Eleanor, a driven scientist and skeptic, because her mommy and daddy are gone, finds a message from extraterrestrials with instructions on how to build a really big ball.  She also discovers super-Christian and telescope groupie, Palmer Joss, and since he looks like Matthew McConaughey, she sleeps with him, but then ignores him because, you know…the daddy thing.  Lots of people argue endlessly (really, it never stops) about how only God-types should get into the really big ball, but Eleanor is helped by a rich nut who floats around and is only in the movie to further the plot.  Oh, there’s a terrorist too, but that part is too silly to discuss.  So, Eleanor must fight evil religious guys and her own lack of faith until she can reunite with Palmer Joss (I’m not kidding, his name is Palmer Joss) and realize that we’re all religious, in our own way, so its OK to sleep with him, even if daddy is gone.

What makes Contact so excruciating, so painfully unpleasant that it sends any alert film critic into spasms, gnawing at his own leg in hopes of escaping, is the insidiousness of it.  Coming as it does from a book by atheist and scientist Carl Sagan, it pretends to be an intelligent look at the implications of extraterrestrial life.  It’s not.  What it is is a love letter to religion.  At least The Passion of the Christ makes no bones about what it is.  It clearly states Jesus exists and he got the shit kicked out of him for you, so you better be grateful.  Contact‘s message is much more dangerous and tries to hide under a false aura of intellectualism.  The message: Science is a religion.  Atheism is a religion.  And of course, Christianity is a religion.  It’s all religion, so let’s all worship together.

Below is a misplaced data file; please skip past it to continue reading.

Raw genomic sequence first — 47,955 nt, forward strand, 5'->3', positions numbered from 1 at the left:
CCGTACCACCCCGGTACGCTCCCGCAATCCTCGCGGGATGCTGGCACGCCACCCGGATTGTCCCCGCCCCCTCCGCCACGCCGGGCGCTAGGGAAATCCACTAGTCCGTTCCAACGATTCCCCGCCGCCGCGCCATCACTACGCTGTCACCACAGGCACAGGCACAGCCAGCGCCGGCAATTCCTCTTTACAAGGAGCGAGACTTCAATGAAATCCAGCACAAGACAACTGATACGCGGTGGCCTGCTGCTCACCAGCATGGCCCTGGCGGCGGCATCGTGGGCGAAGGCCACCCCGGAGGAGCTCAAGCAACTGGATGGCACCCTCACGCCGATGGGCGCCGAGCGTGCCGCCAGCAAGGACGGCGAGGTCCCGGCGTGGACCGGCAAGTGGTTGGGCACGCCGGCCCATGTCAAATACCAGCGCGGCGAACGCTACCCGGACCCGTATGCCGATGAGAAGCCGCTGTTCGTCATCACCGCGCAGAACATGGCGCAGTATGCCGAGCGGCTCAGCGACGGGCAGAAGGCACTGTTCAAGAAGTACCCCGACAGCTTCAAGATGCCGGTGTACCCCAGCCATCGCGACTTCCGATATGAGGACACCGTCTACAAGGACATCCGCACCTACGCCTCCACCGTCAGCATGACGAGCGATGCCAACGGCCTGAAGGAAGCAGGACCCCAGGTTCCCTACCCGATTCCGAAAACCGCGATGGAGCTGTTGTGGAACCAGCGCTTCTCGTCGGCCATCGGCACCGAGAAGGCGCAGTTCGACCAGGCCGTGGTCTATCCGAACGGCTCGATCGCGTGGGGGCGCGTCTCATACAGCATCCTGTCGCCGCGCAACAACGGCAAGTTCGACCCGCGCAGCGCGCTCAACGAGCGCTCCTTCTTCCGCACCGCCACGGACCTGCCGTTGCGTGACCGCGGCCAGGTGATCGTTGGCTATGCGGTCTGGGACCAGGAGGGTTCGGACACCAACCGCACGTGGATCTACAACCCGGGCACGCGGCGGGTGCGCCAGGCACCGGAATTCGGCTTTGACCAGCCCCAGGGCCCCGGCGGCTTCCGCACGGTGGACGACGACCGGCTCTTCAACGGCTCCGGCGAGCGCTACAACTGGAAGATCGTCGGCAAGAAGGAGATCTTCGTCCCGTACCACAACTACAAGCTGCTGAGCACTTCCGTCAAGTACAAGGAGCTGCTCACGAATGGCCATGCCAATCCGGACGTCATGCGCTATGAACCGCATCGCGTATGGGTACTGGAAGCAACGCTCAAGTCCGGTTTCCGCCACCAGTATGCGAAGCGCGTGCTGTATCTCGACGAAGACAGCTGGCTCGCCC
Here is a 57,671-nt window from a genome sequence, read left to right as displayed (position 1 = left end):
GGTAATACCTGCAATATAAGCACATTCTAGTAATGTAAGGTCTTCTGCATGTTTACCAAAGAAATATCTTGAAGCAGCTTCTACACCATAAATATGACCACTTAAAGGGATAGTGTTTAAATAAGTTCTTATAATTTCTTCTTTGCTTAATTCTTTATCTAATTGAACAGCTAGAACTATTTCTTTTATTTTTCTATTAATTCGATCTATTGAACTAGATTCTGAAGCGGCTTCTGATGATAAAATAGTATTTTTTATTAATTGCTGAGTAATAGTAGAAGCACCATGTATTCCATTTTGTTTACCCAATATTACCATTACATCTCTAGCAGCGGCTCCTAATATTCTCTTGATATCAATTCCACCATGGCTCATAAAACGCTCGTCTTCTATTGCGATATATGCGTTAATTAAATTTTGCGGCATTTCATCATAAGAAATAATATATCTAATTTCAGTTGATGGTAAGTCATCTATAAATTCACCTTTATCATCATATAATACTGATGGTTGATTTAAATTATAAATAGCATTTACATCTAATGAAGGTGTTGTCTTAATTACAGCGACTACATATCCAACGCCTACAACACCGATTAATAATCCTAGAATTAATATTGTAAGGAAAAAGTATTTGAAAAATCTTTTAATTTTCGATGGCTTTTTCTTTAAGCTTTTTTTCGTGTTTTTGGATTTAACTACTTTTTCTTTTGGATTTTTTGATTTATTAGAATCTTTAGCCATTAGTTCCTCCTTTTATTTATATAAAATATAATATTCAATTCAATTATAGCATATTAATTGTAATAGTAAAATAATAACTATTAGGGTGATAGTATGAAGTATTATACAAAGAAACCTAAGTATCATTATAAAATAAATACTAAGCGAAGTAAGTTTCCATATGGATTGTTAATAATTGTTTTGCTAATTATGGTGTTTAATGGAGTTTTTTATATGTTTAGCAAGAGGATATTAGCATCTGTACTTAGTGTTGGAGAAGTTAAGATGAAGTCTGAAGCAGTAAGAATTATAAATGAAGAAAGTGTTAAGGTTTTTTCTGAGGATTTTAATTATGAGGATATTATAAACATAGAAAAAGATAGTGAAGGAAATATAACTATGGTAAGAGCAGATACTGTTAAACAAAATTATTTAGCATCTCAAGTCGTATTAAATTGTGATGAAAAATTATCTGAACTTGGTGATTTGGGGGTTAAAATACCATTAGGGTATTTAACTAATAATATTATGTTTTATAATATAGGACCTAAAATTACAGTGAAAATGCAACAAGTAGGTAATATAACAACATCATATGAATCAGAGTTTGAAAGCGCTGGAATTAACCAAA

Director Robert Zemeckis, who is quite adept when working with comedy (Back to the Future, Who Framed Roger Rabbit) is lost when the subject becomes sincere, and there is black, viscous sincerity hemorrhaging from Contact.  You can almost hear Zemeckis shouting “I’m so meaningful” as part of the soundtrack.  With his ode to stupidity, Forest Gump (a far superior movie, and that should frighten you), Zemekis learned the basics of pretentious storytelling, and he’s mastered it here.  Keeping the plot moving just slightly faster than a complete stop (because slow things are more sincere), his characters preach, lecture, and cry for the camera (everything is aimed at the viewer; this is hardly a movie at all; it’s more of a lecture on the meaning of life).  And because it worked in Forest Gump, he sticks his actors in footage with a celebrity, this time President Clinton.  But it isn’t for laughs now.  It, like everything in Contact, is in deadly earnest.

To earn its pseudo-intellectual street-cred, the villains are religious.  One’s a pure zealot, one’s a political/religious demagogue, and another is a hypocrite using Christianity for his own gain.  They are all a smokescreen.  The only complete and happy person is Palmer Joss.  He is the voice of truth, reason, and purity.  And he is the president’s religious advisor.  He’s the goal.  You see, once you have faith, everything is OK.  And that’s the route of the film.  It’s all about Eleanor finding God.  Oh, this is large-tent Christianity, so God is such a broad concept as to be even more meaningless than usual.  But then it doesn’t matter what God is, as long as you believe.

The way that Eleanor finds her faith has become a South Park joke.  I’ll only say that her great trip into the beyond to meet aliens is…anticlimactic.

Contact is a horrible film, both from an atheistic/free thinking/philosophical/intellectual perspective, and in terms of general storytelling.  It is not only ignorant, but dishonest—a Trojan horse for scientists.  Beware of Hollywood Christians bearing gifts.